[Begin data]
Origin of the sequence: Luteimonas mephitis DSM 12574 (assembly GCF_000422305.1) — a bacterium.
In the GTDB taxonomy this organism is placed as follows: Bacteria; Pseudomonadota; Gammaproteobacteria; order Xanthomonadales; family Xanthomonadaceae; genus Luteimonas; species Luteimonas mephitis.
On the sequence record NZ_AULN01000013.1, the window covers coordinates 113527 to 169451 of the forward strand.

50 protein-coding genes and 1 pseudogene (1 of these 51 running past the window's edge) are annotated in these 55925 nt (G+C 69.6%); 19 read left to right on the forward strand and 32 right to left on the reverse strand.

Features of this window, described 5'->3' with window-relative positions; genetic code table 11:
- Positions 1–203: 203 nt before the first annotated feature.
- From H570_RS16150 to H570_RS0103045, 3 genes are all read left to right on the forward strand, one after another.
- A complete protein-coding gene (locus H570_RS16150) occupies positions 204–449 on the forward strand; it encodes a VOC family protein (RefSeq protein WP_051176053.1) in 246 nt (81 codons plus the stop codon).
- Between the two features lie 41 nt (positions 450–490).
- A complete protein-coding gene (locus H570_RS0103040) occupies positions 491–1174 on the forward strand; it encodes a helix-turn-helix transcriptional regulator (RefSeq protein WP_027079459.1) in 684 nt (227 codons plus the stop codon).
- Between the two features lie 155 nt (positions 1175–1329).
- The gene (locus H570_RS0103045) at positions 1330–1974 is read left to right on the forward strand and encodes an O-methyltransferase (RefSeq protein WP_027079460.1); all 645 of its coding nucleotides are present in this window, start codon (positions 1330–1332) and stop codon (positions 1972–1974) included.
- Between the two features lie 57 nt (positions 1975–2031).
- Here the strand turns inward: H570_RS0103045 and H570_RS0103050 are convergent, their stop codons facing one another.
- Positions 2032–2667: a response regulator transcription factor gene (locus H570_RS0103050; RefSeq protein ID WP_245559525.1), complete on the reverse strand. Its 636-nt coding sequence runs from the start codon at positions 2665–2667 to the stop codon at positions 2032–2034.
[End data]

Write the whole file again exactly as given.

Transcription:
Origin of the sequence: Luteimonas mephitis DSM 12574 (assembly GCF_000422305.1) — a bacterium.
In the GTDB taxonomy this organism is placed as follows: Bacteria; Pseudomonadota; Gammaproteobacteria; order Xanthomonadales; family Xanthomonadaceae; genus Luteimonas; species Luteimonas mephitis.
On the sequence record NZ_AULN01000013.1, the window covers coordinates 113527 to 169451 of the forward strand.

50 protein-coding genes and 1 pseudogene (1 of these 51 running past the window's edge) are annotated in these 55925 nt (G+C 69.6%); 19 read left to right on the forward strand and 32 right to left on the reverse strand.

Features of this window, described 5'->3' with window-relative positions; genetic code table 11:
- Positions 1–203: 203 nt before the first annotated feature.
- From H570_RS16150 to H570_RS0103045, 3 genes are all read left to right on the forward strand, one after another.
- A complete protein-coding gene (locus H570_RS16150) occupies positions 204–449 on the forward strand; it encodes a VOC family protein (RefSeq protein WP_051176053.1) in 246 nt (81 codons plus the stop codon).
- Between the two features lie 41 nt (positions 450–490).
- A complete protein-coding gene (locus H570_RS0103040) occupies positions 491–1174 on the forward strand; it encodes a helix-turn-helix transcriptional regulator (RefSeq protein WP_027079459.1) in 684 nt (227 codons plus the stop codon).
- Between the two features lie 155 nt (positions 1175–1329).
- The gene (locus H570_RS0103045) at positions 1330–1974 is read left to right on the forward strand and encodes an O-methyltransferase (RefSeq protein WP_027079460.1); all 645 of its coding nucleotides are present in this window, start codon (positions 1330–1332) and stop codon (positions 1972–1974) included.
- Between the two features lie 57 nt (positions 1975–2031).
- Here the strand turns inward: H570_RS0103045 and H570_RS0103050 are convergent, their stop codons facing one another.
- Positions 2032–2667: a response regulator transcription factor gene (locus H570_RS0103050; RefSeq protein ID WP_245559525.1), complete on the reverse strand. Its 636-nt coding sequence runs from the start codon at positions 2665–2667 to the stop codon at positions 2032–2034.